Often, in reading Orthodox literature, people come across Scripture quotes with the Roman numerals "LXX" (meaning "seventy") after them. The symbol "LXX" means that the quotation is citied from the "Septuagint" version of the Old Testament. The Septuagint is the official version of the Old Testament used by the Orthodox Church. It has its roots in the Greek collections of the Old Testament books that were popular with the Jews in the first century B.C. Some of these books were additions to already existing works, such as the additions to the Book of Daniel. Some were Greek translations of Hebrew works that were later lost to general circulation and survived only in Greek, such as the Wisdom of Ben Sirach or the Books of the Maccabees.
Already two centuries before the advent of our Lord Jesus Christ, the Jews living both in Palestine and those scattered throughout the Roman Empire found it necessary to have translations of the Hebrew Old Testament. This was because the Hebrew language, while still used in worship and perhaps in some rural villages, was no longer a widely spoken language.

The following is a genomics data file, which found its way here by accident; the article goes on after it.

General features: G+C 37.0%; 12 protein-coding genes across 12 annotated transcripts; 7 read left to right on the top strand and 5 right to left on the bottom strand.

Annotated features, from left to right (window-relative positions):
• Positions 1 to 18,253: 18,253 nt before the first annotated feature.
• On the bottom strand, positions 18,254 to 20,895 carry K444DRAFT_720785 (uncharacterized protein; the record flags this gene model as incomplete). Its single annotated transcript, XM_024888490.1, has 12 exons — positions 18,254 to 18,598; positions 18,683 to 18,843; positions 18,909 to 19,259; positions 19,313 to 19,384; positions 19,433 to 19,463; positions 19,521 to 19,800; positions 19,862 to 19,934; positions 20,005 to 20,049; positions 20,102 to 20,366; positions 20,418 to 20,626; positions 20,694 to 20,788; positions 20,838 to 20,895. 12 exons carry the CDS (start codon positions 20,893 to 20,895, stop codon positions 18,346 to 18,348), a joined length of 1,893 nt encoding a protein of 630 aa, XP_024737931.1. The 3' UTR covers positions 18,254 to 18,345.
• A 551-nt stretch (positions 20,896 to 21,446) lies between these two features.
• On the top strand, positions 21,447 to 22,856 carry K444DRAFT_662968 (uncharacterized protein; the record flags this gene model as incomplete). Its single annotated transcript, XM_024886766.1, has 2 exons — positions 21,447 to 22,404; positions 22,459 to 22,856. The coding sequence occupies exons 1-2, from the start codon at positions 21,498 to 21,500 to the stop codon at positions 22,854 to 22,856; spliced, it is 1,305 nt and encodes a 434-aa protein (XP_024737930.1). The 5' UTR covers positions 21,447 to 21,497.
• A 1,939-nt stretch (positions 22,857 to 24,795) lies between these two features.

In the synagogues, the Scriptures were still read in the Hebrew original but a translator would then render the reading into the Aramaic language, spoken in Palestine, or into the Greek language, spoken in places like Alexandria or Athens.
This is illustrated by the words of our Lord on the Cross. He quotes the first verse of Psalm 22, not in Hebrew, "Eli, Eli lema asavtani," but in the Aramaic language He spoke daily, "Eloi, Eloi, lama sabachthani."